A new report says a low minimum wage policy has resulted in B.C. women earning less money than the national average.

The report released Monday by the left-leaning Canadian Centre for Policy Alternatives was written by Simon Fraser University economist and political science professor Marjorie Griffin Cohen.

It found that women in B.C. were earning $2,700 a year less than the national average in 2010, a drop from most of the 1990's, when it says B.C. women had earnings that were about equal or higher than the national average.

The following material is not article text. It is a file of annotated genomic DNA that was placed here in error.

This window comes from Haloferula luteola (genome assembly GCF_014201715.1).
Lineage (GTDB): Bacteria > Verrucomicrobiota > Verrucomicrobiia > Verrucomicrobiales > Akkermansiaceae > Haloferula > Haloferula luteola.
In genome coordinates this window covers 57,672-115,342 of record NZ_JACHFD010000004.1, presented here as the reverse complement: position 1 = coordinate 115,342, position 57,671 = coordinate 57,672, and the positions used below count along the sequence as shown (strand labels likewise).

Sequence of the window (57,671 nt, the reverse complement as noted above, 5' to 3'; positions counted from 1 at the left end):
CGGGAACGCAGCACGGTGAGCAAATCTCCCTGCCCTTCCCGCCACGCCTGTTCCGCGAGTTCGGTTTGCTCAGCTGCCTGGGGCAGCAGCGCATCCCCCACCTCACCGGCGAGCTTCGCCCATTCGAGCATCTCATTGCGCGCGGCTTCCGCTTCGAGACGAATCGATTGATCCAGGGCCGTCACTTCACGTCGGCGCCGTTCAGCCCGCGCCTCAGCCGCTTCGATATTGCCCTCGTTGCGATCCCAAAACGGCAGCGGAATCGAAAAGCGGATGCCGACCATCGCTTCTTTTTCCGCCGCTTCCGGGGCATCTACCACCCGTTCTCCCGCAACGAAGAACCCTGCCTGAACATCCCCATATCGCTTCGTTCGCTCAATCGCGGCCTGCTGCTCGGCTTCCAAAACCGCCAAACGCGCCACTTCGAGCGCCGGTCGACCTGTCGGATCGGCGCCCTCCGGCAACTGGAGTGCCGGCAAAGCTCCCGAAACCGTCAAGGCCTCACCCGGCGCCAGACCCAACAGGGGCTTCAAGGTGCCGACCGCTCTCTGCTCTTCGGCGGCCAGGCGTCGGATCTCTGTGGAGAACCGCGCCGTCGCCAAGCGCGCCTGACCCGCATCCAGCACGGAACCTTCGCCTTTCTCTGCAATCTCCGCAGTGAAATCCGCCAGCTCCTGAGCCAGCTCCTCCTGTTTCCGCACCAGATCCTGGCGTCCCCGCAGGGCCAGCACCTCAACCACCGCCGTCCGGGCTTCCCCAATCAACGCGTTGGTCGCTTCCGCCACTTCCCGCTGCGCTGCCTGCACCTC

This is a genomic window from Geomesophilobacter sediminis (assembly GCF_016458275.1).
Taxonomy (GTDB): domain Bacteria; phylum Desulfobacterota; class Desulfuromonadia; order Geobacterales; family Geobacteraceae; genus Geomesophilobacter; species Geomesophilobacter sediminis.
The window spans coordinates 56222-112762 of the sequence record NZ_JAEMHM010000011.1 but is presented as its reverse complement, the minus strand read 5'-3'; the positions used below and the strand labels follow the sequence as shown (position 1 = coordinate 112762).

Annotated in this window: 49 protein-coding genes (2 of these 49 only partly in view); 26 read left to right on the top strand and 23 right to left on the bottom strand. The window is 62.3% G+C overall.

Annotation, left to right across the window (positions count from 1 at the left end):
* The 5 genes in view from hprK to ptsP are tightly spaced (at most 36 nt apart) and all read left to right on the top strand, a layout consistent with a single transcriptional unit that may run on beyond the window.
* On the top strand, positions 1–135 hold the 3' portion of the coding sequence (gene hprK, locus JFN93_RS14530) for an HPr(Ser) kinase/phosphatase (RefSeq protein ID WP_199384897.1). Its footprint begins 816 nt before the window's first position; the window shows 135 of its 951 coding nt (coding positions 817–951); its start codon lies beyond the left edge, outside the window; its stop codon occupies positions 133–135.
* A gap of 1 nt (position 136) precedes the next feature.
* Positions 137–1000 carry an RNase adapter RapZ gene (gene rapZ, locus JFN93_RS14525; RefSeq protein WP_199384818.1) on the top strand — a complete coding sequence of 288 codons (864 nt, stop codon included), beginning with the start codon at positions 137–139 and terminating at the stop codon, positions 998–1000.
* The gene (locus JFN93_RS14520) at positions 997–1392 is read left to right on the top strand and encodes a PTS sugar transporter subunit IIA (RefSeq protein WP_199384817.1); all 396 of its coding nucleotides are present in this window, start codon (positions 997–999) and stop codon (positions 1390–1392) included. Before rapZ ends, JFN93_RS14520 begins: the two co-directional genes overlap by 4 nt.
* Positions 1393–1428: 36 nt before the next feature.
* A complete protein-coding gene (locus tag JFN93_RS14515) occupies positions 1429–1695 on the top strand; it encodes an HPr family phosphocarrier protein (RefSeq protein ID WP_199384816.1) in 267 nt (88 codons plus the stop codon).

In her report, Cohen blames what she calls the "mistaken belief" that low wage policies in B.C. are good for the economy, but she says the polices hurt low-income earners, and women make up a disproportionate share of those people.

However, the figures cited in the report pre-date the provincial government's move last year to increase B.C.'s minimum wage, which has risen from nine dollars an hour to $10.25.

Before it was increased, B.C. had the lowest minimum wage in Canada.